Australia Punish 'Intoxicated' James O'Connor After Airport Embarrassment
James O’Connor faces an uncertain international future after he was stood down from the Australia squad for the final two games of the Rugby Championship due to an incident at Perth Airport on Sunday.
O’Connor failed to meet Ewan McKenzie’s off-field standards when he had to be ejected from the airport terminal. It was alleged by the Australian Federal Police that the versatile back was “intoxicated” and therefore refused entry to his flight.
James O'Connor has been stood down for failing to demonstrate and uphold the behavioural and cultural standards expected within the team.— Qantas Wallabies (@QantasWallabies) September 20, 2013
McKenzie explained the decision via ESPN.co.uk:
The reality is that representing your country is the ultimate honour but also a week-to-week proposition.
James and I had a long conversation around those expectations before the tournament commenced. To be selected, players must consistently do the right things on and off the field.
As a result, and separate to the outcomes of the current investigation, James will not be joining us in Sydney tomorrow. We must put the team first without any distractions hindering them during a really tough two-game tour.
The news comes at a vital time in the Championship, not only for Australia but for their next opponents South Africa, whom they meet in Cape Town on Sept. 28.
Victory for the Wallabies—currently two points above Argentina—would boost their fight to avoid finishing bottom in the tournament. They play the Pumas in their final fixture.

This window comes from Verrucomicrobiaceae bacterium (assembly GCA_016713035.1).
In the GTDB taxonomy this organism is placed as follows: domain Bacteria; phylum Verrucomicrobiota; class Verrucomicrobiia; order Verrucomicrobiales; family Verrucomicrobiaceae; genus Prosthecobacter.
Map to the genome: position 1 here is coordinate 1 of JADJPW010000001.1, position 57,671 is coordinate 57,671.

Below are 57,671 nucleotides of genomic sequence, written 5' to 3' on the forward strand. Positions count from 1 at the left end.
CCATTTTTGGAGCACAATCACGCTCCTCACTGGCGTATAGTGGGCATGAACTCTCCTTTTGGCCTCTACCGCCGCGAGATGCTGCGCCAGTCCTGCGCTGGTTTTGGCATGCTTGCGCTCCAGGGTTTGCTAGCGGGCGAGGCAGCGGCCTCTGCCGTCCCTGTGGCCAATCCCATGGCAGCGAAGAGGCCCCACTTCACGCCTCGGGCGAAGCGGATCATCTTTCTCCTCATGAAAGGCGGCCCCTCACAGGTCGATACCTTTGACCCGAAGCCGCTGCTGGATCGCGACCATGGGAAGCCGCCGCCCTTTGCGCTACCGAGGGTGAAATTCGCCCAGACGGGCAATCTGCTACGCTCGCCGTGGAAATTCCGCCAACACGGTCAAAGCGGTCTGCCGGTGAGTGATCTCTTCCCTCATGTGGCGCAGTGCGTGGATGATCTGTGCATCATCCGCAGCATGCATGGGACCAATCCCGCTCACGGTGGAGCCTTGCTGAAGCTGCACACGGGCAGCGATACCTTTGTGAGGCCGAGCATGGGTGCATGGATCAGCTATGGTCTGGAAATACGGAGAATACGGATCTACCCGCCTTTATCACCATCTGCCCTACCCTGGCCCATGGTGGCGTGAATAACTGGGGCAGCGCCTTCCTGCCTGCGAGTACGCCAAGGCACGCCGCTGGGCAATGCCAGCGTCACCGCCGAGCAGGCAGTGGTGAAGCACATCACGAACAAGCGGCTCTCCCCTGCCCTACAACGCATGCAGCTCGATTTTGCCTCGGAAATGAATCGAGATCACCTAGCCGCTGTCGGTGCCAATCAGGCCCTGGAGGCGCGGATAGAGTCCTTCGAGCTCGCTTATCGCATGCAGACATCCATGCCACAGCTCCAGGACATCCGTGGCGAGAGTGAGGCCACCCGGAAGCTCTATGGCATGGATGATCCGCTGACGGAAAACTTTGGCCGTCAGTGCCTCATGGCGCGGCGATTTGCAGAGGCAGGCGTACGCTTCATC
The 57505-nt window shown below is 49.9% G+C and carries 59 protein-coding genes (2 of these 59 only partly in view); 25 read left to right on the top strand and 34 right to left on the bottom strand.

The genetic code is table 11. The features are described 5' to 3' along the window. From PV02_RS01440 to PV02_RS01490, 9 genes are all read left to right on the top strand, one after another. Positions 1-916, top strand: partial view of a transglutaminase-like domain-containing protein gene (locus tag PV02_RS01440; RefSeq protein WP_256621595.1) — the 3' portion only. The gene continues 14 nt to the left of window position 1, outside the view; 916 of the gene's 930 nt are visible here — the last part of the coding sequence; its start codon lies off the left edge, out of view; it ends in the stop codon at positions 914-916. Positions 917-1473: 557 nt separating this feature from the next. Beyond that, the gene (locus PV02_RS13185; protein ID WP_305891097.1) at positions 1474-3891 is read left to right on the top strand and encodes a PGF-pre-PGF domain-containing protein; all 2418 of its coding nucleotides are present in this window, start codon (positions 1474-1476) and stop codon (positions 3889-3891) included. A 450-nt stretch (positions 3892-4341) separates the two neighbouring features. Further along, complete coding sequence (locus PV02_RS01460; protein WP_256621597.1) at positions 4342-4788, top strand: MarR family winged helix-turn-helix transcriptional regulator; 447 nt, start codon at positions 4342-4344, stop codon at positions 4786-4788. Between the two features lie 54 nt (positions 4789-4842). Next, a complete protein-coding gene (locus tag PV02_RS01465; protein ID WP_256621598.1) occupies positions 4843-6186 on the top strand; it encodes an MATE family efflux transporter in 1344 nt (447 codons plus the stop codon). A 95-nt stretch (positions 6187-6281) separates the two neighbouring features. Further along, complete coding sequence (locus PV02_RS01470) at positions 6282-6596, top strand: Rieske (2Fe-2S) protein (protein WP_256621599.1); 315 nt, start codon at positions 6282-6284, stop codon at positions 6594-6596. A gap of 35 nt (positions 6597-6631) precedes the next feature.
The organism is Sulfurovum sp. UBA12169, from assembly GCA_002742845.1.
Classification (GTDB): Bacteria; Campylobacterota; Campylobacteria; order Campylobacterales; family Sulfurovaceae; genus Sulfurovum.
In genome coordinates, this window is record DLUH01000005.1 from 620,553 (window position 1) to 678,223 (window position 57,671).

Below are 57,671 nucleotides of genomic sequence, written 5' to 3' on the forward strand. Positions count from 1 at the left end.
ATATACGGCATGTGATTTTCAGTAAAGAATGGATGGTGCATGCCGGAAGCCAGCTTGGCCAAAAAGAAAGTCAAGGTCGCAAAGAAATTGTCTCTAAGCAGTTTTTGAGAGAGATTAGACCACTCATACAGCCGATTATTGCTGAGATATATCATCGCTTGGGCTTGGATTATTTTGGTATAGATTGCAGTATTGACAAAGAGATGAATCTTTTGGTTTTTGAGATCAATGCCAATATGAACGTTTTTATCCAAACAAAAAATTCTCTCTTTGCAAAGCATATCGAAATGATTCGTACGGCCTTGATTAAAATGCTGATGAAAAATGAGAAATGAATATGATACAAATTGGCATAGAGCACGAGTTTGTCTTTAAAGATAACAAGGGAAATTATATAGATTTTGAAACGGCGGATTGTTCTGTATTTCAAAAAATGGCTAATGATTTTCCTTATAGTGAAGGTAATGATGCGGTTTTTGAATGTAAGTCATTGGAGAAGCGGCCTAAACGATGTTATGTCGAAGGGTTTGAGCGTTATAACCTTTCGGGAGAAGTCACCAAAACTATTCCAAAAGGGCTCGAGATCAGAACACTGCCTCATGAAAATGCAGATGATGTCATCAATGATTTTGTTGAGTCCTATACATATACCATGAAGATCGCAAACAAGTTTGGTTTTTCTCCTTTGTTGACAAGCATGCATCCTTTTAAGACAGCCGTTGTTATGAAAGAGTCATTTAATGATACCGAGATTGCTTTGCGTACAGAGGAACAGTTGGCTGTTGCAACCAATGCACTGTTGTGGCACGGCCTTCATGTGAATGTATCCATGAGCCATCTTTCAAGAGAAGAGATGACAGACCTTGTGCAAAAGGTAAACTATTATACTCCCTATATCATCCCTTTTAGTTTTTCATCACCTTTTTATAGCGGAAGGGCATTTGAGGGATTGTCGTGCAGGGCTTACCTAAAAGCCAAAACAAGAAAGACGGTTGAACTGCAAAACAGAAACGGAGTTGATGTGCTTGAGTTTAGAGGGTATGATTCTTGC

South Africa still have a very real hope of winning this year’s Championship, currently four points adrift of New Zealand, whom they face at home in a potentially decisive encounter.
First the Springboks must ensure they defeat Australia, ideally with a bonus point. The decision to omit O’Connor from the squad only enhances South Africa’s chances.
Capable of playing at fly-half, fullback or on the wing, the 23-year-old offered versatility to McKenzie’s attacking options. Already a winner of 44 caps, O’Connor has scored over 200 points and has plenty of Test experience.
McKenzie, though, will hope his stance has a positive effect on the rest of the squad, setting a standard that has not always existed in recent times.
O’Connor has history of missing multiple appointments with the Australian national side, receiving a suspension for one such misdemeanour in 2011, and twice found himself in trouble during the recent British and Irish Lions series, per ESPN.co.uk.
The Wallabies are rebuilding under McKenzie, who is charged with closing the gap to South Africa and New Zealand, and the sacrifice of one talented individual will—he hopes—prove for the greater good of the team.
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